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Changing IP address to a Windows 2003 DC


Windows 2003 server, AD, DNS, DHCP in
5 PC connected in DHCP, network = 192.168.1.x/24

I need change the IP address plan of this network to a new IP plan:  192.168.1.x/24 and to change the IP Server to the new IP

In short I need to migrate from 192.168.2.x/24 to 192.168.1.x/24

Is it possible? is it safe? is it easy ? What are the steps to follow ?

Thank you
1 Solution
Joseph MoodyBlogger and wearer of all hats.Commented:
First - why?
Ernie BeekExpertCommented:
Second, you can't change the IP address of a DC so you'll have to demote it first..........
Are you sure you want to do that?
Kruno DžoićSystem EngineerCommented:
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Muzafar MominCommented:
you can change the IP followed with changes to below

1) replace the old ip with new one in DNS (fwd and reverse zone)
2) add the new ip address in NS (name server ) in dns
3) restart the server
gadsadAuthor Commented:
muzafar answer say thas it is easy to do

as erniebeek say that I will have to démote and promote AD

what is the real answer ??

The reason why I need to do that is because I am moving the network to another location with another IP plan and I need to share internet access (same router)

Thank you
You can change IP of the domain controller.

Issues you might have are:
 - DNS refresh time - computers will remember old IP of the domain controller associated with name which might cause slow logon - you can change TTL on DNS zone to very short (even few minutes) prior to operation which will minimize impact
 - If you have more than 1 domain controller in network then you have to make sure that all DNS servers have new IP of domain controller. Also, using Active Directory Sites & Services you have to make sure that all reaplication connections are working after change, eventually you might have to rip them off and re-create replication connections between domain controllers - only in multi-domain controller environment.

Hope that helps. Let me know if you need more clarifications as I went through that few times and there is no big deal with IP change. Bigger issue is posed by domain controller name change.

Steps I would take in your case:
 - Set TTL on DNS zone for AD to low to expire name to IP associations on client computers very fast
 - Schedule downtime after hours
 - Change IP address on domain controller and reboot machine
 - Make sure that DNS containt only new IP address associated to domain controller name in DNS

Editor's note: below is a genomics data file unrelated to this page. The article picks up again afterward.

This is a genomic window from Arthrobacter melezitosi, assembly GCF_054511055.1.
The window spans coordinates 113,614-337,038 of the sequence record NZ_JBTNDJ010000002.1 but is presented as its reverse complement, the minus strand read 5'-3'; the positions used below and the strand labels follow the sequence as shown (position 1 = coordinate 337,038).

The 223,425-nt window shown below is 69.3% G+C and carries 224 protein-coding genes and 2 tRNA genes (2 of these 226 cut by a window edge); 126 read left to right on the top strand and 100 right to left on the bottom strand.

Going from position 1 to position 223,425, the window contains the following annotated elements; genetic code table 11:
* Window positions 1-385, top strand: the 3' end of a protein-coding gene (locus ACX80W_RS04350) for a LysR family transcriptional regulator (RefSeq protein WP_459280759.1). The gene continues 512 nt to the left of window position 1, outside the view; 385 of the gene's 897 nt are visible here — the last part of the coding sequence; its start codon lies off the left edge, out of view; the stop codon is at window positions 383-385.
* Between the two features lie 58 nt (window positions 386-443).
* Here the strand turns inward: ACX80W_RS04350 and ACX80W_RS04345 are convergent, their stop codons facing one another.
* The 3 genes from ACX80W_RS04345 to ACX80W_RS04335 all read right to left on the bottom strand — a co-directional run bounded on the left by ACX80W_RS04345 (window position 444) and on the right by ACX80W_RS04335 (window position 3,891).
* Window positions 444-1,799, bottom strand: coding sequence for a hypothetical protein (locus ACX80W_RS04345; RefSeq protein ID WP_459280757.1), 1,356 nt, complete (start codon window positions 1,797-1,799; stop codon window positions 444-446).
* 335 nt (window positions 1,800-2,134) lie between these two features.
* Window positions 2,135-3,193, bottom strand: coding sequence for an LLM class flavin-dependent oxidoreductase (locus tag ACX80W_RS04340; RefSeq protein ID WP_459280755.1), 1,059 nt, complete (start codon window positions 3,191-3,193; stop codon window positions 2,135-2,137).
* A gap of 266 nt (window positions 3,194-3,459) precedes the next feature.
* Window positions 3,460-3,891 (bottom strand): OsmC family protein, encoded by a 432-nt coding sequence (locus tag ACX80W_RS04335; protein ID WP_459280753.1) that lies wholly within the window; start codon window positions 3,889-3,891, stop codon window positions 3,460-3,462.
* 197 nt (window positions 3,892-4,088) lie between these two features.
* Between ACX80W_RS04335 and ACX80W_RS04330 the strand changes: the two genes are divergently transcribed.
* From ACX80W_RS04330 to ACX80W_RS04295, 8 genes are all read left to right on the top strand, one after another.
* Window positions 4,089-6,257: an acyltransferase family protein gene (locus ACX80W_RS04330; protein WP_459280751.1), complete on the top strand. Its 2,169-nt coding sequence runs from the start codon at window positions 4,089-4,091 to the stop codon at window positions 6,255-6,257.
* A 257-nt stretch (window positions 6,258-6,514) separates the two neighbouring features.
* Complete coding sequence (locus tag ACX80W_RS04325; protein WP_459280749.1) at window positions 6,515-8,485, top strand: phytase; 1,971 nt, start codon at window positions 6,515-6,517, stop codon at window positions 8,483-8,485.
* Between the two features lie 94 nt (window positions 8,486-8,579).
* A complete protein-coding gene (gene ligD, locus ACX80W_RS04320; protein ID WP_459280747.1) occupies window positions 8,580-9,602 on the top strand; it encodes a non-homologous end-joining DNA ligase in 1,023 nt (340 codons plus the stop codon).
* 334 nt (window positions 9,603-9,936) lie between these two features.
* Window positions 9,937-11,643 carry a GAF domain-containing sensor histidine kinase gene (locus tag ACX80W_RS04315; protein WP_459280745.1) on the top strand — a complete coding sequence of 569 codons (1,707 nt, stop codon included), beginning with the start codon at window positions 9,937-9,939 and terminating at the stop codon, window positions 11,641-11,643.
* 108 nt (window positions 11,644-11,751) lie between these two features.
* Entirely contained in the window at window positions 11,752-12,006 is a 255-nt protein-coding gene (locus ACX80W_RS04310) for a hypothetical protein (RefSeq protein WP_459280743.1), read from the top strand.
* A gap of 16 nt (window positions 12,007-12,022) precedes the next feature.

- Check on client computers that name of domain controller is correctly resolved on PCs
 - Any issues with client computers - you might need to do: ipconfig /flughdns (about 3 times on each machine) to clean DNS cache in case some computers still have old name to IP mapping
 - In case you operating in multi-DC environment then make sure all DNS servers you have contain correctly registered name to IP mapping
 - Using AD Sites & Services check all replication connections (KCC will verify connection and rebuild in case it's needed - if you will see any issues in event logs then you can remove connector and re-create this using same amdin tool).

That step-by-step procedure. One important thing.. sometime it looks like system is broken or not fully functional after this change. It is only temporary and you have to check all point before going to panic mode and rebooting server :)
It works with no problems.
PS. Of course I missed one step for DNS... after change you can revert back TTL on DNS zone to previous value as we don't need short life time for DNS records anymore.
gadsadAuthor Commented:
Thanks for your complete and clear answer

DO I have to change the IP address also in DNS (forward and revert zone?); is there any place in Windows that I have to enter the new IP addresse? (in addition to the "network propierties/TCPIP" zone? IN DHCP I will have to build a new scope, is it ?

I have a single domain environement so nothing to change in Sites adn Services AD

Thanks again

Once you will reboot DC then DNS entry should be refreshed automatically by NetLogon service.
However, I would recommend to go to DNS and make sure that appropriate record is accordingly updated and if not just change it manually in both, forward and reverse lookup zones.

Of course new DHCP scope will be required which will correspond with new IP subnet.

Except DNS there is no other place you need to update IP until you have some 3rd party services/applications which might require that.

Also, in TCP/IP settings remember to update primary DNS server to point to new IP of the domain controller.

Whole change should not affect users badly as they might have just delay in logging on to network if computer will have old IP in DNS cache.
gadsadAuthor Commented:
thank you
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